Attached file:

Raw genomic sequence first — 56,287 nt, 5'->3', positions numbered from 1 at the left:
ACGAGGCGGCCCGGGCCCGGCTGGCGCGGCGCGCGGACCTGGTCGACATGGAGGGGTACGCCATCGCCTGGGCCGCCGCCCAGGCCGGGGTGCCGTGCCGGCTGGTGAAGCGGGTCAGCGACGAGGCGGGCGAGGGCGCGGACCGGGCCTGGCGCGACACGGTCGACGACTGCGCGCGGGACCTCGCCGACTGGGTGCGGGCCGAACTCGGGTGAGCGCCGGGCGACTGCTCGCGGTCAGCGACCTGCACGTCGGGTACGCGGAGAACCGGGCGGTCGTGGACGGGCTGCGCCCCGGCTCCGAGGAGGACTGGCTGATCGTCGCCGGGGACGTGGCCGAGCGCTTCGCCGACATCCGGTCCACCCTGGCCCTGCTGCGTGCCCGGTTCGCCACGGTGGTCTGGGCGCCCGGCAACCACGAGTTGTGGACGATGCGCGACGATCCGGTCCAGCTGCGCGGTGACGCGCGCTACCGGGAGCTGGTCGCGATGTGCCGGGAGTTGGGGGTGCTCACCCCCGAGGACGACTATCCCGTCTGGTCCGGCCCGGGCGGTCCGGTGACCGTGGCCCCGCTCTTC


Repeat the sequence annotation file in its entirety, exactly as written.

Raw genomic sequence first — 56,287 nt, 5'->3', positions numbered from 1 at the left:
ACGAGGCGGCCCGGGCCCGGCTGGCGCGGCGCGCGGACCTGGTCGACATGGAGGGGTACGCCATCGCCTGGGCCGCCGCCCAGGCCGGGGTGCCGTGCCGGCTGGTGAAGCGGGTCAGCGACGAGGCGGGCGAGGGCGCGGACCGGGCCTGGCGCGACACGGTCGACGACTGCGCGCGGGACCTCGCCGACTGGGTGCGGGCCGAACTCGGGTGAGCGCCGGGCGACTGCTCGCGGTCAGCGACCTGCACGTCGGGTACGCGGAGAACCGGGCGGTCGTGGACGGGCTGCGCCCCGGCTCCGAGGAGGACTGGCTGATCGTCGCCGGGGACGTGGCCGAGCGCTTCGCCGACATCCGGTCCACCCTGGCCCTGCTGCGTGCCCGGTTCGCCACGGTGGTCTGGGCGCCCGGCAACCACGAGTTGTGGACGATGCGCGACGATCCGGTCCAGCTGCGCGGTGACGCGCGCTACCGGGAGCTGGTCGCGATGTGCCGGGAGTTGGGGGTGCTCACCCCCGAGGACGACTATCCCGTCTGGTCCGGCCCGGGCGGTCCGGTGACCGTGGCCCCGCTCTTC